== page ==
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The Old ‘New’ Dignitarianism

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Developments in fields as diverse as biotechnology, animal cognition, and computer science have cast serious doubt on the common belief that human beings are unique and that only they should have dignity and basic rights. A movement referred to as ‘new dignitarianism’ has recently reclaimed human dignity to fend off the threats to human uniqueness that it perceives to arise from these developments. This ‘new’ dignitarianism, however, is not new at all. Drawing on a debate between two Enlightenment philosophers, this article shows that dignitarianism has already surfaced in the eighteenth century as the negative image of another movement: naturalism. Building on this historical account, I propose to understand dignitarianism and naturalism as opposing ideal-types on a normative spectrum. Doing so allows us to see a thus-far neglected problem, which I call the Zero-Sum Problem: any gains a concrete theory makes by approximating one ideal-type, it loses by moving away from the other. I end by showing how accepting this fact is a first step to more practically viable theories that attempt to find a middle ground between the two ideal-types.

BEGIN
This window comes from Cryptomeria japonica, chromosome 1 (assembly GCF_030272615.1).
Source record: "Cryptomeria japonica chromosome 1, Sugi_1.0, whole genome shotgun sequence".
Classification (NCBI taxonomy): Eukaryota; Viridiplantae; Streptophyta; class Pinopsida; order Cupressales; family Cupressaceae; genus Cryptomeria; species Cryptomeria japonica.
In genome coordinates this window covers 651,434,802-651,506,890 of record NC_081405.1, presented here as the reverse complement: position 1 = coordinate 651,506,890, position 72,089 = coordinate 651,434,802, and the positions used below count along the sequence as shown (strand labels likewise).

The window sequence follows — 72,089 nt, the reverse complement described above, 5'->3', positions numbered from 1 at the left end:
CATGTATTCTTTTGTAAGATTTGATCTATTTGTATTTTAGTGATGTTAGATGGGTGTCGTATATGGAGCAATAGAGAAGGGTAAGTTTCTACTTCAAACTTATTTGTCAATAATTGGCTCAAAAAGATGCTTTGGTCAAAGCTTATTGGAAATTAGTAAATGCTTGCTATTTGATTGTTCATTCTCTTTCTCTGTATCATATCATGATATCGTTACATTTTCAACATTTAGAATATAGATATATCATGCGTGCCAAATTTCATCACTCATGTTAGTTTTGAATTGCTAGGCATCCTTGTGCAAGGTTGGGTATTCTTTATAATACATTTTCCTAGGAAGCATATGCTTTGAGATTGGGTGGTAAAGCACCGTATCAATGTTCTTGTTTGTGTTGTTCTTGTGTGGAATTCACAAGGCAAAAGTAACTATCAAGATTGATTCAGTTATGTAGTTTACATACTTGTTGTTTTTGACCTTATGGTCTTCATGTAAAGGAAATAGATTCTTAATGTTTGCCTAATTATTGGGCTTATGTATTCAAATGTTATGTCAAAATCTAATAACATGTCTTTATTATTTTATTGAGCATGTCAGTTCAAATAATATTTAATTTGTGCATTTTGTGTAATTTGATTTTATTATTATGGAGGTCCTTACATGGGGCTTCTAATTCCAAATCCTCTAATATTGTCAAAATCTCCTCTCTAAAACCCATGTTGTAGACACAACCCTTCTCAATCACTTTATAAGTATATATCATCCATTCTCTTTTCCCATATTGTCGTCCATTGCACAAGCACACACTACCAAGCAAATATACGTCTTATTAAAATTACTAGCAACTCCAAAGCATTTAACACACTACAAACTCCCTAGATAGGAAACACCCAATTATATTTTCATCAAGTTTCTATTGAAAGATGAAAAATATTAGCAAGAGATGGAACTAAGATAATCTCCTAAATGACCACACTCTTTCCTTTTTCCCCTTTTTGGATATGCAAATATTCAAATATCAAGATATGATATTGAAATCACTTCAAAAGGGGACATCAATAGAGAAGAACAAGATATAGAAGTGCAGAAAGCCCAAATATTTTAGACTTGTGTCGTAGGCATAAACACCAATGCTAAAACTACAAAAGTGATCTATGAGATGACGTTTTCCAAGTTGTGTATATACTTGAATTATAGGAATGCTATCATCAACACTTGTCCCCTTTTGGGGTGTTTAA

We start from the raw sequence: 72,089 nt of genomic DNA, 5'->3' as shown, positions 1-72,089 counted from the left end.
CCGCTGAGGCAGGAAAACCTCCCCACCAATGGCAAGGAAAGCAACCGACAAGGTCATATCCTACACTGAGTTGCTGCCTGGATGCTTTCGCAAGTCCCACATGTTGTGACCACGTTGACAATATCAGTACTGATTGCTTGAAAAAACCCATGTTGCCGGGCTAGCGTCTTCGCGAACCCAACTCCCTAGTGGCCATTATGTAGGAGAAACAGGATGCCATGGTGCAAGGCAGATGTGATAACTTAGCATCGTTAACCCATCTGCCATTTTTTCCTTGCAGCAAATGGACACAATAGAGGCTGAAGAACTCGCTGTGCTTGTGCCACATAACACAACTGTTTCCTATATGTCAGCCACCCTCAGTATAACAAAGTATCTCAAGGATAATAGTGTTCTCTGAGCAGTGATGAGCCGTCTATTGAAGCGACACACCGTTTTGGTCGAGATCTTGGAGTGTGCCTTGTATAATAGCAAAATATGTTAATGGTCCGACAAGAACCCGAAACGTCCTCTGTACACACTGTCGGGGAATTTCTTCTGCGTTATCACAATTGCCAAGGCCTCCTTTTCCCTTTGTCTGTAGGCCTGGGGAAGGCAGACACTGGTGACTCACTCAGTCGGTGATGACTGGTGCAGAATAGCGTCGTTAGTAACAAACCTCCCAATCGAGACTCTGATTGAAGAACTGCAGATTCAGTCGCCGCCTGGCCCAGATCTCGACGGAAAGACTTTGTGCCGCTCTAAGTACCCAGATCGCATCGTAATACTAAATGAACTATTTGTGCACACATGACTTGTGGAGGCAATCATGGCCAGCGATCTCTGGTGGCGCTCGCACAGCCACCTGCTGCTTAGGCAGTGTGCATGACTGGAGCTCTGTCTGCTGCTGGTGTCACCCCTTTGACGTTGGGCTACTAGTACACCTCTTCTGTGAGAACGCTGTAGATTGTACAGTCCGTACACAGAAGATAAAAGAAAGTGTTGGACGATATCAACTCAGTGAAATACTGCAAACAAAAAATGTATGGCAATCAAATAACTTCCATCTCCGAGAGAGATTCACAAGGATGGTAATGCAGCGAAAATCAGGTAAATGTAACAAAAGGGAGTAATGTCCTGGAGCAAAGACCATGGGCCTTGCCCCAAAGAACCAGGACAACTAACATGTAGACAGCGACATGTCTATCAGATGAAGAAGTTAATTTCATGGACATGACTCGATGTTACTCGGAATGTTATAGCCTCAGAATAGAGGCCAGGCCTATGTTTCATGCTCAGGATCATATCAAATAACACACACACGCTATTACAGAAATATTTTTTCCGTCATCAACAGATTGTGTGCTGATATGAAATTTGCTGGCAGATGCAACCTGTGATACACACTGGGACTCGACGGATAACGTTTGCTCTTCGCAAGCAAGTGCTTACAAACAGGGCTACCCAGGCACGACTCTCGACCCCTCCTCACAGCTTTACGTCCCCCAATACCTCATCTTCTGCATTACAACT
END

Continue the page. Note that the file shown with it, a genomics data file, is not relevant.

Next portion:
50 Philosophy and Religious Studies, 5002 History and Philosophy Of Specific Fields

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Res Publica

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Springer Science and Business Media LLC
Swiss National Science Foundation scholarship